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Australians in remote areas are more likely to die of heart disease

Rural dwelling Australians more likely to die of h
Photo: Heart disease higher outside the city
Australians living in regional and remote areas are more likely to suffer from heart disease than their city-dwelling counterparts.

Australians living in very remote locations are more than 50 per cent more likely to die of heart disease than those living in capital cities.

And people living in the most disadvantaged areas in the country are nearly twice as likely to be hospitalised for a heart attack as counterparts from privileged areas.

These are just two of the findings from new figures released by the Heart Foundation on Tuesday.

They show that a person's address and wealth determine much of their heart health, the foundation says.
The numbers are contained in the organisation's Australian Heart Maps, which show where heart-related deaths and hospital admissions happen, and which places have high heart-related risk factors like smoking, physical inactivity and hypertension.

"The results show there's a great divide in heart health across some communities, and people in regional, rural and remote areas are faring worse than big city dwellers," Heart Foundation, CEO Adjunct Professor John Kelly, said in a statement.

"It's no coincidence that regions with the highest rates of heart disease are also the ones likely to be the most disadvantaged areas. Unsurprisingly, we are also seeing alarming rates of risk factors in these hotspots, which has huge implications for residents' future heart health."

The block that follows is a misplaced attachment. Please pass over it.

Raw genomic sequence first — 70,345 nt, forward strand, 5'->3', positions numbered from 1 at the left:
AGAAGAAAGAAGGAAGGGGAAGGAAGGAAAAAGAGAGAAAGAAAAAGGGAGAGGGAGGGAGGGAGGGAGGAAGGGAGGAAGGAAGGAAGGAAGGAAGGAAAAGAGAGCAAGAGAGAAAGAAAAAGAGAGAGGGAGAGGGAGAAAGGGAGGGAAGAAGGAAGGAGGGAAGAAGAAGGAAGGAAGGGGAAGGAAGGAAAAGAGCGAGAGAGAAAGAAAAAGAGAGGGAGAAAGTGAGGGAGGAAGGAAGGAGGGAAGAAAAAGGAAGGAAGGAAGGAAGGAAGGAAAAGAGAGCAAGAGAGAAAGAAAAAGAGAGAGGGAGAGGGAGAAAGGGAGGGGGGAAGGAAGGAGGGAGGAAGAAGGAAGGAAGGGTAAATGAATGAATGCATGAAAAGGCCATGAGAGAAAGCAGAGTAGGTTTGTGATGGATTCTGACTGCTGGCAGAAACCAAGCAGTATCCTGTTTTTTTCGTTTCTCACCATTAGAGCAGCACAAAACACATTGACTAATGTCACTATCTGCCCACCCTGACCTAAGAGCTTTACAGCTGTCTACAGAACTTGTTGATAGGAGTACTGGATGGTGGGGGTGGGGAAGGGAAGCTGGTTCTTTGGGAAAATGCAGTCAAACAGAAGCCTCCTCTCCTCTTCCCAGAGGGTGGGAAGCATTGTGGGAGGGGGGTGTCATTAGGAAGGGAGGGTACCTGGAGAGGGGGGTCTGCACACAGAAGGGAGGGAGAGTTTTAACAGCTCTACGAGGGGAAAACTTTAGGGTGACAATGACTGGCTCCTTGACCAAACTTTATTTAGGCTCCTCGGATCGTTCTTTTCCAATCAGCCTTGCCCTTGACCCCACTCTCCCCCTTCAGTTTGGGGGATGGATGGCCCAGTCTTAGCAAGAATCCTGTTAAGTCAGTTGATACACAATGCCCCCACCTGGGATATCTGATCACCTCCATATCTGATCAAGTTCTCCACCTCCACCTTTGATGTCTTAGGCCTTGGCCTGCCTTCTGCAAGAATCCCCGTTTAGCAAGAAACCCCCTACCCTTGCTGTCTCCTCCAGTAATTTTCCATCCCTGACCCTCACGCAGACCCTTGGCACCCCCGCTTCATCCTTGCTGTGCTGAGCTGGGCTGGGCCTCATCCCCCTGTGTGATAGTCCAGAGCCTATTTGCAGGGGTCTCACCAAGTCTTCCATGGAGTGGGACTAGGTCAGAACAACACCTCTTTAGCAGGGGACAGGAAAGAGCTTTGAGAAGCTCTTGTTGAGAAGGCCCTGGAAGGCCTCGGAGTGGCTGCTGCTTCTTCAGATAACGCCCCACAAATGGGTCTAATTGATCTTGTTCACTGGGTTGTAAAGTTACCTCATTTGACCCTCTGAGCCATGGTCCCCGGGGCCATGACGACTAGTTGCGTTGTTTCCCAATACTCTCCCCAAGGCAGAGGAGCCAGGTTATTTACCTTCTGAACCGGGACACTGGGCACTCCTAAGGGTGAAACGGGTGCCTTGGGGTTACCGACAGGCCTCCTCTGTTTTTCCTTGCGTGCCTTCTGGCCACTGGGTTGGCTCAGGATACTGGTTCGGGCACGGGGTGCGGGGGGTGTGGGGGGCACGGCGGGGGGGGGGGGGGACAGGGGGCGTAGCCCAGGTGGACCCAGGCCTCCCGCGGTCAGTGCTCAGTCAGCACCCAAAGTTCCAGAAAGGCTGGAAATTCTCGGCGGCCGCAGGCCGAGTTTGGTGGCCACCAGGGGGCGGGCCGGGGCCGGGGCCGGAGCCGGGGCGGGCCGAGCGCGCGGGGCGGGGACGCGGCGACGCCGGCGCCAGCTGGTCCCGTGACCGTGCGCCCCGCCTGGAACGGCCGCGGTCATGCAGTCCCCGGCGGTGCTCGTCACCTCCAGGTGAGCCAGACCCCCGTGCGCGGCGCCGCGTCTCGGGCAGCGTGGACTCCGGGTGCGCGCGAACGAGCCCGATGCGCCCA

Heart disease red flags, like obesity rates and lack of exercise, are worse in regional Australia. All top ten obesity hotspots identified by the Heart Foundation are in regional or rural locations.

Among the most shocking disparities is that between the Northern Territory Outback and Sydney's well-off northern Sydney.

Heart disease death rates are almost two and a half times higher in the former.

The Heart Foundation says it is committed to addressing the disproportionately high rates of heart disease in regional and rural Australia.

"These maps illustrate which parts of the country are in the greatest need of heart health services and investment, and we urge governments at all levels to step up measures to turn these statistics around. All Australians should be able to live a full and healthy life, no matter where they live," Professor Kelly said.

"We also implore everyone to take action to protect their heart health - if you're 45 and over, or from age 30 if you're Aboriginal or Torres Strait Islander, talk to your GP about having a Heart Health Check."

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